The owner took 10 years to take it from idea to finished product.
Sometimes the car gods treat us with something extraordinary entirely out of the blue, and today that's the Invictus GT.
As first reported by PistonHeads, the vehicle results from 10 years of hard work from one man, culminating in a gorgeous car that appears to be straight out of the 1960s. The Invictus is just a body, however. It started life as a Series 2 Lotus Exige S, which is the perfect platform. It has the correct proportions for the dainty body, and exceptional handling is included as standard.
The Invictus has its own Instagram page, revealing how it was built. Iker Lopez Totorika designed the vehicle, and from there, it was brought to life by Windsor Coachworks, a bespoke and low-volume vehicle manufacturer founded in 2018.
A 1:1 scale foam model was first made, and soon after, it was handed over to Windsor Coachworks. After that, it took 12,500 hours to bring it all together and ensure the vehicle's panels were as perfect as possible.
Scrolling through the vehicle's Instagram posts, you better understand exactly what went into the process, with the final product ending up somewhere between a De Tomaso Sport 1000 and a Lola Lola T70.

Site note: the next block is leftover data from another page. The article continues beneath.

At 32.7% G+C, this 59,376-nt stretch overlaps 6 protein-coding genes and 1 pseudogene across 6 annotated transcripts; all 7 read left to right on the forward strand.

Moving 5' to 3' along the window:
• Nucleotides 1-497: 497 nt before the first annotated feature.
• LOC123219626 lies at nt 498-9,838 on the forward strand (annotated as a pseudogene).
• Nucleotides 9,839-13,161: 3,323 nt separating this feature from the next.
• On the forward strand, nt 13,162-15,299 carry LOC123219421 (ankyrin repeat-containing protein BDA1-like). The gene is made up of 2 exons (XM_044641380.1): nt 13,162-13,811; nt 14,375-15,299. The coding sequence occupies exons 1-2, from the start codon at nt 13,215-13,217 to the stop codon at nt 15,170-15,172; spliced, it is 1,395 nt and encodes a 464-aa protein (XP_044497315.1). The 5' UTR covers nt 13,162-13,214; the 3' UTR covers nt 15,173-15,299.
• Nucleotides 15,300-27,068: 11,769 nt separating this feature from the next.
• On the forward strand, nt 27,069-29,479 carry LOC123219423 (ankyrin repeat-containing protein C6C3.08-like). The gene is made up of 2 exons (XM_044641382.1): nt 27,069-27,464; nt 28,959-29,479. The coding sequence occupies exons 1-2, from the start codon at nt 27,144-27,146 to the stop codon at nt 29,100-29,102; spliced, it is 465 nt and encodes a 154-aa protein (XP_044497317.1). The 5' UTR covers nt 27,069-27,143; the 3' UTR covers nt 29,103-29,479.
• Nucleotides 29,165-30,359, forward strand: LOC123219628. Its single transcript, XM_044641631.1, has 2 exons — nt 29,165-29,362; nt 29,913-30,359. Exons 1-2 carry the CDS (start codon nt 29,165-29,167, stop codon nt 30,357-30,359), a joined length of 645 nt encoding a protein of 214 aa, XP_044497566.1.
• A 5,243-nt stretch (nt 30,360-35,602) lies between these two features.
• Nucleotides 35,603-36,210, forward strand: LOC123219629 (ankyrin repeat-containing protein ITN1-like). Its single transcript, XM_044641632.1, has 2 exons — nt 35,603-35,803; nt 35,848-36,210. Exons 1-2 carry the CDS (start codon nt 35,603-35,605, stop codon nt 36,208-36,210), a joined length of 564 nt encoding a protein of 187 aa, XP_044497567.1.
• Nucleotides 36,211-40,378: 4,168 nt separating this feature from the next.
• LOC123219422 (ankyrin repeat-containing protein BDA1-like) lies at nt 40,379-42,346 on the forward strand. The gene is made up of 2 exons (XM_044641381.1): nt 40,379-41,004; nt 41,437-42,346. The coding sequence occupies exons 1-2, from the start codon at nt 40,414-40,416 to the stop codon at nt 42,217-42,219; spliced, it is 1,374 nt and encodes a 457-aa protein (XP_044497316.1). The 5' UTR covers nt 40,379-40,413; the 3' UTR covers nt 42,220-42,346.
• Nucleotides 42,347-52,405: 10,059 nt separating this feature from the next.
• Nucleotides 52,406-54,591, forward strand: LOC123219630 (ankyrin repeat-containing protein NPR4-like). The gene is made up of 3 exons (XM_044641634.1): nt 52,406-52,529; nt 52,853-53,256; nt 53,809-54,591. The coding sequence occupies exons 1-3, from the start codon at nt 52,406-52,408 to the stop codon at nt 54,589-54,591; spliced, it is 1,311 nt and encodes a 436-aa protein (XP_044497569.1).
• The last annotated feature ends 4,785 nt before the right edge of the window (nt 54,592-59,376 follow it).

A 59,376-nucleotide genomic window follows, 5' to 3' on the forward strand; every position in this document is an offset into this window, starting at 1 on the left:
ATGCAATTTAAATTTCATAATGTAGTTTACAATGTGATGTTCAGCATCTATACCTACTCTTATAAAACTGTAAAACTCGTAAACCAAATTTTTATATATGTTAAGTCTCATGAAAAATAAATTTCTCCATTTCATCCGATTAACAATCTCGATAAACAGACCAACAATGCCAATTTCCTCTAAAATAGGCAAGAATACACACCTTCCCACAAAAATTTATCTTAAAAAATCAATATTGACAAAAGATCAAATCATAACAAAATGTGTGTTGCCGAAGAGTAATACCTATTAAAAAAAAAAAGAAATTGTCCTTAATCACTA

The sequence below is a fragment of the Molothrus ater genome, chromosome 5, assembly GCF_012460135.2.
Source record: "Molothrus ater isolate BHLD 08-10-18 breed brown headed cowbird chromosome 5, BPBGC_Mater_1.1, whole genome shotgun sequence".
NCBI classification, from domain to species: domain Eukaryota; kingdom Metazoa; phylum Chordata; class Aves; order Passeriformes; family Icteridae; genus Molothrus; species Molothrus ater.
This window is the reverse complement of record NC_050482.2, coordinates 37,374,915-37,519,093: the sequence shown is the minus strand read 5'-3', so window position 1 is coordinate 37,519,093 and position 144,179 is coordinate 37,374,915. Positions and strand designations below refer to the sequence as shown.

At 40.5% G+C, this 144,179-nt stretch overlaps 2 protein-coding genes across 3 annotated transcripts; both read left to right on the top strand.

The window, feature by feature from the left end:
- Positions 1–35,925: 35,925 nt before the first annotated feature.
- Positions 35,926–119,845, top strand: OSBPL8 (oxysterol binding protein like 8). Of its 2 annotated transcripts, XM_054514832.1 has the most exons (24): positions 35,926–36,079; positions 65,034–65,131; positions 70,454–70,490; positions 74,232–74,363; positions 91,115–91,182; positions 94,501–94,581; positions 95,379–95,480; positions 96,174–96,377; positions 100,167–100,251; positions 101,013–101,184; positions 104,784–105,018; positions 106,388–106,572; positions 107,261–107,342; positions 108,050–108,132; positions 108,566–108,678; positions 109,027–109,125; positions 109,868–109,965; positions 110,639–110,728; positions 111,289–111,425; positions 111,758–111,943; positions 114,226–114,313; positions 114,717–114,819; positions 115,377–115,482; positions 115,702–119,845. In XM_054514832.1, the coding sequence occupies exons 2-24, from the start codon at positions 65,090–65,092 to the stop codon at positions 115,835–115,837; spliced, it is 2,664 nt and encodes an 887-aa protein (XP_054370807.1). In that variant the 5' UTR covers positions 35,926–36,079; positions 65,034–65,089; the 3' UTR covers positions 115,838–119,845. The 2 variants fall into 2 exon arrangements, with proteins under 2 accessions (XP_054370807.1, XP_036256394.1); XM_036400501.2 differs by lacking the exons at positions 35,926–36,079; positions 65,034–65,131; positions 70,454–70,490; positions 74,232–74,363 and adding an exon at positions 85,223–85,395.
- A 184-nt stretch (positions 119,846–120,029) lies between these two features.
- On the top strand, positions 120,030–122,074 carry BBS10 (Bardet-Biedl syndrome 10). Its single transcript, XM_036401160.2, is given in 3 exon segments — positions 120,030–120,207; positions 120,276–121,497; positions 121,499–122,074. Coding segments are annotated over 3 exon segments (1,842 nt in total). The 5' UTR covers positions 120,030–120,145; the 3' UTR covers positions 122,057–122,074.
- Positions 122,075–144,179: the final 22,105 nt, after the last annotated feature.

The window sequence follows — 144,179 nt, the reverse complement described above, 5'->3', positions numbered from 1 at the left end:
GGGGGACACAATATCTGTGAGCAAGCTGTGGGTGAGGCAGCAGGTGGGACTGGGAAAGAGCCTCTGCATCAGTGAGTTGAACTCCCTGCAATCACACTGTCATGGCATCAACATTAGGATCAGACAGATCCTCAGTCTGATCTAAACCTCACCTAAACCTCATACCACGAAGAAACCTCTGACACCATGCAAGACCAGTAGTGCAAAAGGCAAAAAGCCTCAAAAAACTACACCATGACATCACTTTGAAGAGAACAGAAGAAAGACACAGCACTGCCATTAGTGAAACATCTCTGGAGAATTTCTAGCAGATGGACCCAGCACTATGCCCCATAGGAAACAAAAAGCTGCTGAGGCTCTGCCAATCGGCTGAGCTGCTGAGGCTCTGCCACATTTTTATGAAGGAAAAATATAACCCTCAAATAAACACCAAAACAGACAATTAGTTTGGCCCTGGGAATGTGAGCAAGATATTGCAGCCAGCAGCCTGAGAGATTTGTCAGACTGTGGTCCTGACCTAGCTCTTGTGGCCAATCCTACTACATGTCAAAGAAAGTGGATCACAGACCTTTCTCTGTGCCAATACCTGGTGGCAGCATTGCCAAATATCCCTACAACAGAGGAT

It looks like the vehicle that inspired the De Tomaso P72. The '60s styling is just unmissable, and the donor vehicle's lightweight construction will complement it exceptionally well. The Exige S was equipped with a supercharged Toyota 2ZZ-GE four-pot producing 220 horsepower, and if the weight was kept in the same region, it should be able to match the Lotus' original 0 to 60 mph time of 4.1 seconds.
Will it just be a one-off taken out on long drives by the owner, inviting stares of awe and confusion from people at car shows, or is there an opportunity to expand production a little? The owner reportedly said the latter is possible, though we imagine that will come down to demand.
Although, with expanded production comes increased scrutiny from others in the industry. Just look at what happened between De Tomaso and Glickenhaus.
Increased production opens up the possibility for more power and possibly even alternative forms of propulsion like electricity. Tesla Model S or Model 3 drivetrain conversions are undoubtedly popular, even if enthusiasts do turn their noses up at them. Whatever happens, we feel there's more in store for this sports car and look forward to what comes from it.